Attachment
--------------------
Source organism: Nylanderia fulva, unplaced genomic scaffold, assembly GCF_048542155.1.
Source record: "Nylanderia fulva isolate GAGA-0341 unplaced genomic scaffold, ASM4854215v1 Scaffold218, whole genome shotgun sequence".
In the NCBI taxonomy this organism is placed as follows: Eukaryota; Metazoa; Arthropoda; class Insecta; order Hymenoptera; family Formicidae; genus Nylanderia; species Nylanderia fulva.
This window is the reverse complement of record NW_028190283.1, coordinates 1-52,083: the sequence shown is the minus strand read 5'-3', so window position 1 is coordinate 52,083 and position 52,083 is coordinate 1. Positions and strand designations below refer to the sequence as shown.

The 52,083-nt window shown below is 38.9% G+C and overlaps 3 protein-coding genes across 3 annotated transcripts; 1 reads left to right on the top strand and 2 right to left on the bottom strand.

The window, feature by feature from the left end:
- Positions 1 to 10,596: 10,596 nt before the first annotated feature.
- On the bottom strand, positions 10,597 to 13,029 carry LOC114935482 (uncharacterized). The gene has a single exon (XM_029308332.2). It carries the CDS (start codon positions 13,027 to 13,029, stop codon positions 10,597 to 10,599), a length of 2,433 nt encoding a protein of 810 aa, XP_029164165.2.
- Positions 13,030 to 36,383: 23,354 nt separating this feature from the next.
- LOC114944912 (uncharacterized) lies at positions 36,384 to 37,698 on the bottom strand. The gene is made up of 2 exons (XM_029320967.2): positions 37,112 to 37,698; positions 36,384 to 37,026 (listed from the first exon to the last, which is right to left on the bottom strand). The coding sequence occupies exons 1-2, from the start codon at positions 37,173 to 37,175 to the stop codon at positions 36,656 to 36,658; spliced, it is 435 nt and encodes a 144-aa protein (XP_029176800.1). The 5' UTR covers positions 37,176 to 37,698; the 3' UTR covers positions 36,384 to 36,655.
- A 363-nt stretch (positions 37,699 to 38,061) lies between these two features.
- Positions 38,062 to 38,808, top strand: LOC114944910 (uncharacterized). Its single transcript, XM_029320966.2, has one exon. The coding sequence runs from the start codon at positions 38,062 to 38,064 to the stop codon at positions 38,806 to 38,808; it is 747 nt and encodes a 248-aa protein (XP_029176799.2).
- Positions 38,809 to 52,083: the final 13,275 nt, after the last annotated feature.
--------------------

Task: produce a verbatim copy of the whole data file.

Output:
Source organism: Nylanderia fulva, unplaced genomic scaffold, assembly GCF_048542155.1.
Source record: "Nylanderia fulva isolate GAGA-0341 unplaced genomic scaffold, ASM4854215v1 Scaffold218, whole genome shotgun sequence".
In the NCBI taxonomy this organism is placed as follows: Eukaryota; Metazoa; Arthropoda; class Insecta; order Hymenoptera; family Formicidae; genus Nylanderia; species Nylanderia fulva.
This window is the reverse complement of record NW_028190283.1, coordinates 1-52,083: the sequence shown is the minus strand read 5'-3', so window position 1 is coordinate 52,083 and position 52,083 is coordinate 1. Positions and strand designations below refer to the sequence as shown.

The 52,083-nt window shown below is 38.9% G+C and overlaps 3 protein-coding genes across 3 annotated transcripts; 1 reads left to right on the top strand and 2 right to left on the bottom strand.

The window, feature by feature from the left end:
- Positions 1 to 10,596: 10,596 nt before the first annotated feature.
- On the bottom strand, positions 10,597 to 13,029 carry LOC114935482 (uncharacterized). The gene has a single exon (XM_029308332.2). It carries the CDS (start codon positions 13,027 to 13,029, stop codon positions 10,597 to 10,599), a length of 2,433 nt encoding a protein of 810 aa, XP_029164165.2.
- Positions 13,030 to 36,383: 23,354 nt separating this feature from the next.
- LOC114944912 (uncharacterized) lies at positions 36,384 to 37,698 on the bottom strand. The gene is made up of 2 exons (XM_029320967.2): positions 37,112 to 37,698; positions 36,384 to 37,026 (listed from the first exon to the last, which is right to left on the bottom strand). The coding sequence occupies exons 1-2, from the start codon at positions 37,173 to 37,175 to the stop codon at positions 36,656 to 36,658; spliced, it is 435 nt and encodes a 144-aa protein (XP_029176800.1). The 5' UTR covers positions 37,176 to 37,698; the 3' UTR covers positions 36,384 to 36,655.
- A 363-nt stretch (positions 37,699 to 38,061) lies between these two features.
- Positions 38,062 to 38,808, top strand: LOC114944910 (uncharacterized). Its single transcript, XM_029320966.2, has one exon. The coding sequence runs from the start codon at positions 38,062 to 38,064 to the stop codon at positions 38,806 to 38,808; it is 747 nt and encodes a 248-aa protein (XP_029176799.2).
- Positions 38,809 to 52,083: the final 13,275 nt, after the last annotated feature.